Thinking about THE PARADINE CASE (1947)
I decided to revisit this movie, having not seen it in 15 years or so. It’s not a film which is well thought of in Hitchcock’s filmography, often sitting next to the likes of JAMAICA INN (1939) or STAGE FRIGHT (1951) in critical assessments. But I do recall enjoying it all those years ago, so a further assessment was warranted.
The Paradine Case is half legal courtroom drama and half Hitchcockian ‘wrong man’ genre (except it’s a ‘wrong’ woman here). The cast is very impressive and producer David O Selznick must take the credit for that.
Hitchcock tells the story, for the most part, from the point of view of Peck’s lawyer. Peck’s obsession with Mrs Paradine has clear parallels with Scottie’s desire for Madelaine in Hitchcock’s most critically-acclaimed work, VERTIGO (1958). In fact, there’s a great scene in which Peck surveys the imprisoned woman’s bedroom – complete with a headboard bearing her face – which could have easily been woven into that film. It may not approach the artistic or technical heights of VERTIGO, but you can clearly see the building blocks for Hitchcock’s personal vision here.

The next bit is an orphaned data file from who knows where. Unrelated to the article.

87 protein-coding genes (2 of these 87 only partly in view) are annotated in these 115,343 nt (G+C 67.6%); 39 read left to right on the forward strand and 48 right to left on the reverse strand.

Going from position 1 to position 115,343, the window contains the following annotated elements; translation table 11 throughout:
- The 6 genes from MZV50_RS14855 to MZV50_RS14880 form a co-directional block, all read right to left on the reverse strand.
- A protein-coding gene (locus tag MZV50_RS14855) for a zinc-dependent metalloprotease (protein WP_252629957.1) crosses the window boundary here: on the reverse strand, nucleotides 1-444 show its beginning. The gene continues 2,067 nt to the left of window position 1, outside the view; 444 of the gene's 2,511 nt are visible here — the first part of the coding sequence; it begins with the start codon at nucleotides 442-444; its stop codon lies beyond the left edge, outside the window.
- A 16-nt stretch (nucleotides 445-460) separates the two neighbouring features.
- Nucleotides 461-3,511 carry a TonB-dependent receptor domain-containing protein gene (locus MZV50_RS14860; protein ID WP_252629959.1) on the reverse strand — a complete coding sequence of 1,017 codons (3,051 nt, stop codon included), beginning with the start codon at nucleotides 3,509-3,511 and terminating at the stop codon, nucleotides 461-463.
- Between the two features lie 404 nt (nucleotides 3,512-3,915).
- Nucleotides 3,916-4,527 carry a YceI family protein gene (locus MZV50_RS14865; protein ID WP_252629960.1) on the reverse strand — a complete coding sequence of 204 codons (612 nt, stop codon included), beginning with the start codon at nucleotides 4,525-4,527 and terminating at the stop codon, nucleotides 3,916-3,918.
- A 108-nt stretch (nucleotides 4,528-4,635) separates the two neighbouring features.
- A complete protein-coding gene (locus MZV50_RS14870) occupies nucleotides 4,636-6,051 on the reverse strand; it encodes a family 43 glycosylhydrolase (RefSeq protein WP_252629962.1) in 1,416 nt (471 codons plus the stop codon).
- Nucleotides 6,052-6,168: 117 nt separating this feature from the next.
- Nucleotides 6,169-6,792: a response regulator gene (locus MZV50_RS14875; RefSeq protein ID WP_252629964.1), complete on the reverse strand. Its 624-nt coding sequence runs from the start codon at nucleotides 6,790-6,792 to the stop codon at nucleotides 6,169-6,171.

We get a glimpse of perhaps what Hitchcock was really trying to show at times. This is most noticeable in relation to Charles Laughton’s lascivious judge, who has had barley any screen time before a leering POV shot puts our eyes with his and straight on Anne Todd’s bare-fleshed shoulder. The whole picture is ostentatiously about lust and the danger it leads to. Peck’s quest is not really driven by a yearning to find out who killed Colonel Paradine, rather it is to confirm to his carnal self that Mrs Paradine and Latour were engaging in sexual activity.
There is a lot going on here and it’s more deserving of the praise associated with Hitchcock’s other movies. It may not be NORTH BY NORTHWEST (1959), but it’s still an excellent motion picture.